As Tropical Storm Beta lumbers toward Texas’ coastline, heavy rains and potentially strong wind gusts will be the main threat for the Baton Rouge metro in what is sure to be a wet week.
The slow-moving Beta is expected to make landfall late Tuesday in coastal Texas before turning northeast and moving through central Louisiana, according to the National Hurricane Center.
Beta is expected to weaken as it moves inland and passes northwest of Baton Rouge as a tropical depression. The largest concern for the capital region will likely be the accumulation of water that could fill streams raise river levels.
Forecasters with the National Weather Service predict the metro area could see 4 to 6 inches of rain, with higher amounts in some areas. With similar amounts expected throughout southern Louisiana, the agency issued a flash flood watch for the Baton Rouge, New Orleans and Lafayette metro areas through Wednesday. Coastal areas have a tropical storm warning.
The heaviest downpours will likely come Tuesday and last into Tuesday night as detached bands from the storm move through parts of southern Louisiana.
“We don’t think it’s going to be any flooding rains immediately but it’s going to be more of a cumulative thing over several days,” said meteorologist Robert Ricks with the National Weather Service in Slidell. “Three or four days of rainfall could potentially pose a problem.”
River stream and river levels are currently low, so they're able to take in more, Ricks added.
Strong eastern winds are also expected to push tides along lakes Maurepas and Pontchartrain up to 3 feet higher than normal. As the wind reduces, those tides will likely lower, Ricks said.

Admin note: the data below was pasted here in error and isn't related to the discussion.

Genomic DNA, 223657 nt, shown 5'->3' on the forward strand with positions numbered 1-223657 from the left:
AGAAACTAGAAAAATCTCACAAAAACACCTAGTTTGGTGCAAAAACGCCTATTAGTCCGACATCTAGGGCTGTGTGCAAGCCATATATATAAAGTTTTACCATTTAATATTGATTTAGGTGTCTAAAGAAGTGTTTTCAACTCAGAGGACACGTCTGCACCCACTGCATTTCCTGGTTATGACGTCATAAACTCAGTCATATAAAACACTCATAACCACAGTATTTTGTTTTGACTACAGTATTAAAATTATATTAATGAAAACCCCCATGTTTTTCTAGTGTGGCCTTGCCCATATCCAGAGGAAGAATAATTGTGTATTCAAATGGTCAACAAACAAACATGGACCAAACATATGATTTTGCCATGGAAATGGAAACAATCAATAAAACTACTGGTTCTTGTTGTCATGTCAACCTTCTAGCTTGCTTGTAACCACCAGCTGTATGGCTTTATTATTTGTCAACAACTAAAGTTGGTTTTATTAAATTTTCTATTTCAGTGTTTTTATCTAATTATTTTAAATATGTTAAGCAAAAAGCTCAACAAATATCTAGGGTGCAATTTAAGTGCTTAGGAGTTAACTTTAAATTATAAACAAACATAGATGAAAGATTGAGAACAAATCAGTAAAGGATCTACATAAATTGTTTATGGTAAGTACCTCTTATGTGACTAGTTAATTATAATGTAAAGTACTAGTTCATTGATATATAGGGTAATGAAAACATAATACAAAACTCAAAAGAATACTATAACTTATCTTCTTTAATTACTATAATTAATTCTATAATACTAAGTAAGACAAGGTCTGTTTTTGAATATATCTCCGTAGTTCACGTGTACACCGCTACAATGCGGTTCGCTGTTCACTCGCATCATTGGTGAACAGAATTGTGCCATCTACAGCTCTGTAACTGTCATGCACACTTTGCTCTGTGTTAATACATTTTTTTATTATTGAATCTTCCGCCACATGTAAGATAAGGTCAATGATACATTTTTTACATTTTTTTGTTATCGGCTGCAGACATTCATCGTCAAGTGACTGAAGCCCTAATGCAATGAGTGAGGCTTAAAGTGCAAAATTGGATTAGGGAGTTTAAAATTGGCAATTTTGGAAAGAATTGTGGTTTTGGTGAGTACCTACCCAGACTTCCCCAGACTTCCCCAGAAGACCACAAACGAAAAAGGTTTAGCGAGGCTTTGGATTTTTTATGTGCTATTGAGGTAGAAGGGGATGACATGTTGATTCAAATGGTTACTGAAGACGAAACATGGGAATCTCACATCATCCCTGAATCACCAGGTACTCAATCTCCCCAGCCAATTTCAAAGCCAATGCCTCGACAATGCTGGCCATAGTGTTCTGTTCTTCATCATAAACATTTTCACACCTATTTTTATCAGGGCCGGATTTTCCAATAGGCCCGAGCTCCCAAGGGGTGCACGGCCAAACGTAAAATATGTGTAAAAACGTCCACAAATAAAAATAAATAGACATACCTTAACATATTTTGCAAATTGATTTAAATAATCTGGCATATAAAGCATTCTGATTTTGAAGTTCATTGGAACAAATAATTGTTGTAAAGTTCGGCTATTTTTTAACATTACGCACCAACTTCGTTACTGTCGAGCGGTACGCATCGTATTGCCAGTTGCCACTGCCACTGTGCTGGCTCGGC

Ascension and Livingston parishes closed waterway traffic Monday in anticipation of gusty winds and high tides.
Assumption and St. James parishes were also under a wind advisory Monday and could potentially see wind gusts up to 40 mph, which can blow away unsecured items and make driving difficult.
Weather officials on Monday also extended flood watches north of Interstate 12, including the Felicianas, Livingston, St. Helena and Tangipahoa parishes.
The Baton Rouge metro has been largely spared from serious weather amid one of the most active hurricane seasons in recorded history.
With the capital region experiencing few impacts from Hurricane Laura — and dodging bad weather from Hurricanes Sally and Marco — officials in some parishes say it’s allowed them to be better prepared.
In Iberville Parish, emergency officials still had 50,000 sandbags available, and most fire stations still had some on hand from previous storms.
Mark Migliacio, director of operations for Iberville Parish said he’s preparing for a rain-soaked week that could see up to six inches of rainfall.
“We may not get much, but we’re ready,” he said.